Photonic crystal surfaces represent a new and highly sensitive means for performing a wide range of label-free biochemical and cell-based assays which can also be easily adapted for enhancing the sensitivity of any type of fluorescence assay by more than two orders of magnitude. Photonic crystal surfaces that can be produced over large surface areas in plastic materials by nanoreplica molding processes have resulted in the commercial introduction of biosensor-embedded microplates, microarray slides, and microfluidic chips, while instrumentation for reading photonic crystal biosensor output is simple, miniature, and rugged. This talk will describe the operating principles behind photonic crystal label-free detection and enhanced fluorescence detection, and describe several applications that have been demonstrated with the technology. Specific examples will include screening of >200,000-member chemical compound libraries for inhibitors of DNA-protein interactions, cell-based assays that use photonic crystal imaging detection to monitor large cell populations and small cell clusters, specific detection of viral particles in groundwater, high sensitivity DNA microarrays for gene expression analysis, and protein arrays for biomarker detection.
Brian Cunningham is an Associate Professor of Electrical and Computer Engineering at the University of Illinois at Urbana-Champaign, where he is the director of the Nano Sensors Group. His group focuses on the development of photonic crystal-based transducers, plastic-based fabrication methods, and novel instrumentation approaches for biodetection. Prof. Cunningham is a founder and the Chief Technical Officer of SRU Biosystems (Woburn, MA), a life science tools company that provides high sensitivity plastic-based optical biosensors, instrumentation, and software to the pharmaceutical, academic research, genomics, and proteomics communities.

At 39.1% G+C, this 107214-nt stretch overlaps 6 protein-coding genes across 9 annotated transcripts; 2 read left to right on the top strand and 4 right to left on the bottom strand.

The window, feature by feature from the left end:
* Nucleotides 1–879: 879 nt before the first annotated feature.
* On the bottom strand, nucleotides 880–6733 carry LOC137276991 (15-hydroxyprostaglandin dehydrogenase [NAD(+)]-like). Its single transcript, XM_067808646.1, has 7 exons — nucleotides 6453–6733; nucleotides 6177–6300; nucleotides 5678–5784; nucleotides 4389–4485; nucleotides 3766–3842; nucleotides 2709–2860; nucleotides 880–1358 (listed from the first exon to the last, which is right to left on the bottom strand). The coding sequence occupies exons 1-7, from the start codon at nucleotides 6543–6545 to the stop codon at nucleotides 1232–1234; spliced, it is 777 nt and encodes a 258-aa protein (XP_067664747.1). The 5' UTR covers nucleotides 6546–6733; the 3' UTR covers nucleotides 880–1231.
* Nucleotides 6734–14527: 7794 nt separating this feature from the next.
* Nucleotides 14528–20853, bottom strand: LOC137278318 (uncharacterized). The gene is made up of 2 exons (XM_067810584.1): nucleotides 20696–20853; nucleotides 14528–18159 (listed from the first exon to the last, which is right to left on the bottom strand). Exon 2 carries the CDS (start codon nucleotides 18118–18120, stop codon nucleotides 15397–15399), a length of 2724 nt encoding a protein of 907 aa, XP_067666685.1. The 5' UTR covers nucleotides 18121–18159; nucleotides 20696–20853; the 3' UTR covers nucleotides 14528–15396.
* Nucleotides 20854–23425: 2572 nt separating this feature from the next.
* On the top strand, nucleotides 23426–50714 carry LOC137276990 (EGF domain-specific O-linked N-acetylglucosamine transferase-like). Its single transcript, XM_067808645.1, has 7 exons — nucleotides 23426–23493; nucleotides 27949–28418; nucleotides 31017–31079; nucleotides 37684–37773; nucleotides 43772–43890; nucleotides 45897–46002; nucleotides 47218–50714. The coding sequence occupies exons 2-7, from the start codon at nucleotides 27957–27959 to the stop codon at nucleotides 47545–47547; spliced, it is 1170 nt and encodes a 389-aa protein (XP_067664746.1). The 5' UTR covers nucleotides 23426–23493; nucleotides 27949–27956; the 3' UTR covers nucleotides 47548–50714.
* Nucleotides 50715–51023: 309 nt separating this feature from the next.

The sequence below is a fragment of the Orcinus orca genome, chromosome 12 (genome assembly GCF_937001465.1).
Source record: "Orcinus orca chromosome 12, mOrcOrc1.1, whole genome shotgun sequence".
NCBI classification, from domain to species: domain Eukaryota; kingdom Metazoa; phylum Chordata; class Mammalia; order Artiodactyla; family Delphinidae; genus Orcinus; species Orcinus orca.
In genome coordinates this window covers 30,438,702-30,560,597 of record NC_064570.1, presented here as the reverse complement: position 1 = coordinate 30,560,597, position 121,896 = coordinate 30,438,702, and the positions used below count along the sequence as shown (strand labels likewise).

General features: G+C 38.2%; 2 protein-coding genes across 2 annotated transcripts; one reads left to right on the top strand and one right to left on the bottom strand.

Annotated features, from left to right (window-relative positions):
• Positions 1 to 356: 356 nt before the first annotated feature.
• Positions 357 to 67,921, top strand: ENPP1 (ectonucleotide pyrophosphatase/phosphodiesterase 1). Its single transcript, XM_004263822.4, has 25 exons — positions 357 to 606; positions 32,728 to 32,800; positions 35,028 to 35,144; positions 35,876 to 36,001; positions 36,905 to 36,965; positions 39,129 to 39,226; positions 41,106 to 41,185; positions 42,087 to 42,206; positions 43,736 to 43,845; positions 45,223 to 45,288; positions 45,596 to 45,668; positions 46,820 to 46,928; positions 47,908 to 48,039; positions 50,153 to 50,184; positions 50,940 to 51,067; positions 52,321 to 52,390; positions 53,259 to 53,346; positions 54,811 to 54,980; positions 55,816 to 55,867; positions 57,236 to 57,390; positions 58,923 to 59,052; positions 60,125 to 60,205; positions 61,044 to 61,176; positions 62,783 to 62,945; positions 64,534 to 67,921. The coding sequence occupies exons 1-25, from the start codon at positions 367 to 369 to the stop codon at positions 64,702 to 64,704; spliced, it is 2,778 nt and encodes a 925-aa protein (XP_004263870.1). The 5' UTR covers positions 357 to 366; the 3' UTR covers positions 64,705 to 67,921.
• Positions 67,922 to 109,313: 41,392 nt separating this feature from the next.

Prior to founding SRU Biosystems in June, 2000, Dr. Cunningham was the Manager of Biomedical Technology at Draper Laboratory (Cambridge, MA), where he directed R&D projects aimed at utilizing defense-related technical capabilities for medical applications. In addition, Dr. Cunningham served as Group Leader for MEMS Sensors at Draper Laboratory, where he directed a group performing applied research on microfabricated inertial sensors, acoustic sensors, optical switches, microfluidics, tissue engineering, and biosensors. Concurrently, he was an Associate Director of the Center for Innovative Minimally Invasive Therapy (CIMIT), a Boston-area medical technology consortium, where he led the Advanced Technology Team on Microsensors. Before working at Draper Laboratory, Dr. Cunningham spent 5 years at the Raytheon Electronic Systems Division developing advanced infrared imaging array technology for defense and commercial applications. Dr. Cunningham earned his BS, MS, and PhD degrees in Electrical and Computer Engineering at the University of Illinois. His thesis research was in the field of optoelectronics and compound semiconductor material science, where he contributed to the development of crystal growth techniques that are now widely used for manufacturing solid state lasers, and high frequency amplifiers for wireless communication.